Government faces tough battle

by Chris Griffith
Written 21 January 1996


my face


The Federal Labor Government faces a tough battle to get electoral support from both the Queensland Greens and the environmental movement on March 2nd.

But Queensland Greens convenor and Senate candidate Cr Angela Jones said Prime Minister Keating's attack on national leader Bob Brown last week was not the reason Labor could loose support.

"We're not going to take personal affront, and be offended or hurt," she said yesterday.

"We will be trying to get the best environment and social justice policies out of both parties. Clearly the major conservation groups are very unhappy about the government's performance on wood chipping, forests, and on green house gas emission levels."

Cr Jones said local Green branches would decide who received preferences in House of Representatives seats, and the party's state campaign committee would decides preferences in the Senate.

Last week Mr Keating accused Dr Brown of putting "his environmental credentials asunder by seeking political office", when he announced a $463 million package to win the hearts, minds, and first preference votes of environmentalists.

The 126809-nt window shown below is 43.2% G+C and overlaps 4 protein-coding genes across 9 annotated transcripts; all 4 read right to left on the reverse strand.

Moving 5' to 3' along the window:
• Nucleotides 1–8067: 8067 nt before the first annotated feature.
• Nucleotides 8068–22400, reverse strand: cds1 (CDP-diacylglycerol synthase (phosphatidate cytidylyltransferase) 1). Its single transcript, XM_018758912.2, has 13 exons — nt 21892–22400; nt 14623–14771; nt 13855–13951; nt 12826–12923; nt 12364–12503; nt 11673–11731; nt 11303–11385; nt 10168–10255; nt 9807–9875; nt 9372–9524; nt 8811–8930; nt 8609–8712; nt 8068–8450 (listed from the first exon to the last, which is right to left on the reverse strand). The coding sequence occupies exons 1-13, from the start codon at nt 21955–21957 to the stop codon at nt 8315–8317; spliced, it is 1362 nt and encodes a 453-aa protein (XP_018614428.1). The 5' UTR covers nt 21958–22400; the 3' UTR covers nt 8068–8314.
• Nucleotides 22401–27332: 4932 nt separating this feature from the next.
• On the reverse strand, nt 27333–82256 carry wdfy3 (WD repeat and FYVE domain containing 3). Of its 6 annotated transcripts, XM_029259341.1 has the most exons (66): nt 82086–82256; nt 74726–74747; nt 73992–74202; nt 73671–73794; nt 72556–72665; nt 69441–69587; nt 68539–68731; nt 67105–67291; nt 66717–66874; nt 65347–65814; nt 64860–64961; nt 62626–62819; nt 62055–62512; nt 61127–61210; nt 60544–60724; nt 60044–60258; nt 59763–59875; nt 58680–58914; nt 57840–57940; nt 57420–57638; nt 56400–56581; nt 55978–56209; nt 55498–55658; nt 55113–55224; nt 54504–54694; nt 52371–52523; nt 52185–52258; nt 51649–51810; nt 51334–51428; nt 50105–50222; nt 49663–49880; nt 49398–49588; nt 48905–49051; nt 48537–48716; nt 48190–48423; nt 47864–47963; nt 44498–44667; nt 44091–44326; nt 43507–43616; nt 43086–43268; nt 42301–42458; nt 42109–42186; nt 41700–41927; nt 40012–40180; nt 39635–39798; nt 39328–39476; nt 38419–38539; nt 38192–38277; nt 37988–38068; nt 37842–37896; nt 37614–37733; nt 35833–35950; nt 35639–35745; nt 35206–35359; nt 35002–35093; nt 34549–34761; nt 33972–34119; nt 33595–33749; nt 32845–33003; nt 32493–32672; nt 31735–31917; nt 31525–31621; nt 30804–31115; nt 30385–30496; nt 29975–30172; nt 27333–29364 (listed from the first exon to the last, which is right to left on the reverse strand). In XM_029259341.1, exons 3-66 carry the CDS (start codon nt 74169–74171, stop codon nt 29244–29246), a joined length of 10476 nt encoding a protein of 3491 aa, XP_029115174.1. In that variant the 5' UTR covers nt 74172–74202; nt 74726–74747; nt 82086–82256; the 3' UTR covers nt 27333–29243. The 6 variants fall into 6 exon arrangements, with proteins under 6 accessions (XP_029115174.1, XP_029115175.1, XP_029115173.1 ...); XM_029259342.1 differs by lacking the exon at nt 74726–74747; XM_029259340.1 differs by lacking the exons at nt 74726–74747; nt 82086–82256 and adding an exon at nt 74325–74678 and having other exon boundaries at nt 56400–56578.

But the package and the federal government's recent environment record has not won over the Queensland Greens nor other sections of the environment movement, at least not yet.

Speaking from Townville, the acting National Campaign Director of the Wilderness Society, Virginia Young, yesterday said neither party was in a position to have won environment support.

"The Federal Government has made the worst every forest decision on record with regard to forest protection and woodchipping.

"They've been hoodwinking the public on their forestry protection package.

"The government has left the environmental movement dismayed, and there's a sense of loss of confidence in the federal ALP."

Ms Young, who is in Townsville for the Mundingburra by-election, said the peak conservation groups this week will announce their voter recommendations for next Saturday's poll.

Meanwhile the Queensland Greens this week will hold talks with Democrat Leader Cheryl Kernot in an effort to patch their differences on whether a Green candidate will stand in the federal seat of Herbert.

Cr Jones yesterday said at the grass roots level, the Democrats and Greens were working "quite cooperatively".

"I think it is very important to be clear who the rift is between -- and the rift is between Cheryl Kernot and the Greens, not between the Democrats and the Greens."

Yesterday Senator Kernot wrote to a Gold Coast newspaper saying "it's not accurate to call the Green Party the political wing of the environment movement".